Bed taxes and other troubling compromises
As my colleague Tim Mullaney reported last week, the Government Accountability Office has been taking a closer look at Medicaid bed taxes lately. And the investigative arm of Congress doesn't seem to care much for the view.
What most concerns investigators is the way this revenue enhancer is redirecting more of the long-term care tab from states to the federal government.
Whether you are a fan or a foe of the concept, you have to appreciate the creative thinking behind it. Surely Charles Ponzi (he of Ponzi scheme fame) must be wondering why he never came up with something similar.
The basic idea works like this: nursing homes (usually through prior agreement) pay the state an extra Medicaid fee, determined by bed count. Why would providers agree? Because this additional “tax” helps trigger even greater matching federal funds. The state can kick back the additional largess in whole or in part to the participating providers. Did I say kick back? How about distribute?
As you may have guessed, I have mixed feelings about bed taxes. What's good about them is they give long-term care providers much-needed funding. What's bad about them is pretty much everything else.
Are they illegal? No, but neither are cigarettes. And I wouldn't recommend smoking either.
Are they immoral? That's a tougher question. In my view, they are, as they rely on an accounting loophole.
Are they bad policy? Absolutely, for the reason just cited.
Are they necessary? Probably. Otherwise the additional funds they help direct toward facilities would either not exist, or would need to be generated elsewhere. And Congress is not exactly tripping over itself these days to enhance Medicaid support. So bed taxes are likely here to stay, and may even take root elsewhere. Still, it's easy to see why some might feel that operators are trading integrity for dollars.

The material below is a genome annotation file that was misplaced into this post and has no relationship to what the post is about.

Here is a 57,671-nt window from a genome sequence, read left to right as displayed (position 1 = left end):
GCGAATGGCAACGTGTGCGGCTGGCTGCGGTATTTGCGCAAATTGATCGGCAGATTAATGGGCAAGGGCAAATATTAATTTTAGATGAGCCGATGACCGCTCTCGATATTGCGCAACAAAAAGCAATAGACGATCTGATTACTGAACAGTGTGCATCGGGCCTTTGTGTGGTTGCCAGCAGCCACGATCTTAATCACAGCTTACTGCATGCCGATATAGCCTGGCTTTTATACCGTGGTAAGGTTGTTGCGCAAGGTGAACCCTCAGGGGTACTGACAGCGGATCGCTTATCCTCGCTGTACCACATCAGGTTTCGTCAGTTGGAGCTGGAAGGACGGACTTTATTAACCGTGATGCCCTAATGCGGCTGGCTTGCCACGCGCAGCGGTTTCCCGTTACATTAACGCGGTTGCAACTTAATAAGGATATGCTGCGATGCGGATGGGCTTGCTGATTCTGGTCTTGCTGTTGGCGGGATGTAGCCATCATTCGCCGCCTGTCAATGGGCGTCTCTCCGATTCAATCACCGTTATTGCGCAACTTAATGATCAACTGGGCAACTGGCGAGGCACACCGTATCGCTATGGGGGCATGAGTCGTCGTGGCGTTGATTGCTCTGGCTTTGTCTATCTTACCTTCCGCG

As it happens, I'm currently in the middle of a biography about the late John Wooden. For those of you who are not sports fans, he coached the University of California at Los Angeles men's basketball team to an unprecedented 10 championships. As amazing as that feat is, it doesn't capture how truly dominant those UCLA teams really were. Consider: Four of his clubs went undefeated, three suffered a single loss, two finished with two defeats and one club had three. As coaches like to say, that's getting it done.
But what attracted me to the book was a chance to learn more about the man. I had heard of his Pyramid of Success, his disavowance of liquor and profanity, and his reputation as one of the gentlemen of the game. Wooden: A Coach's Life certainly illustrates those traits. But it also reveals some disturbing character flaws: he routinely baited referees, chided opposing players, and as it turns out, bent his iron-clad rules when All Americans happened to be involved.
Yes, Wooden was a man of great integrity and achievement. But he was also human. And like most mere mortals, he sometimes compromised long-held principles to thwart a potential crisis. Oh well, it happens.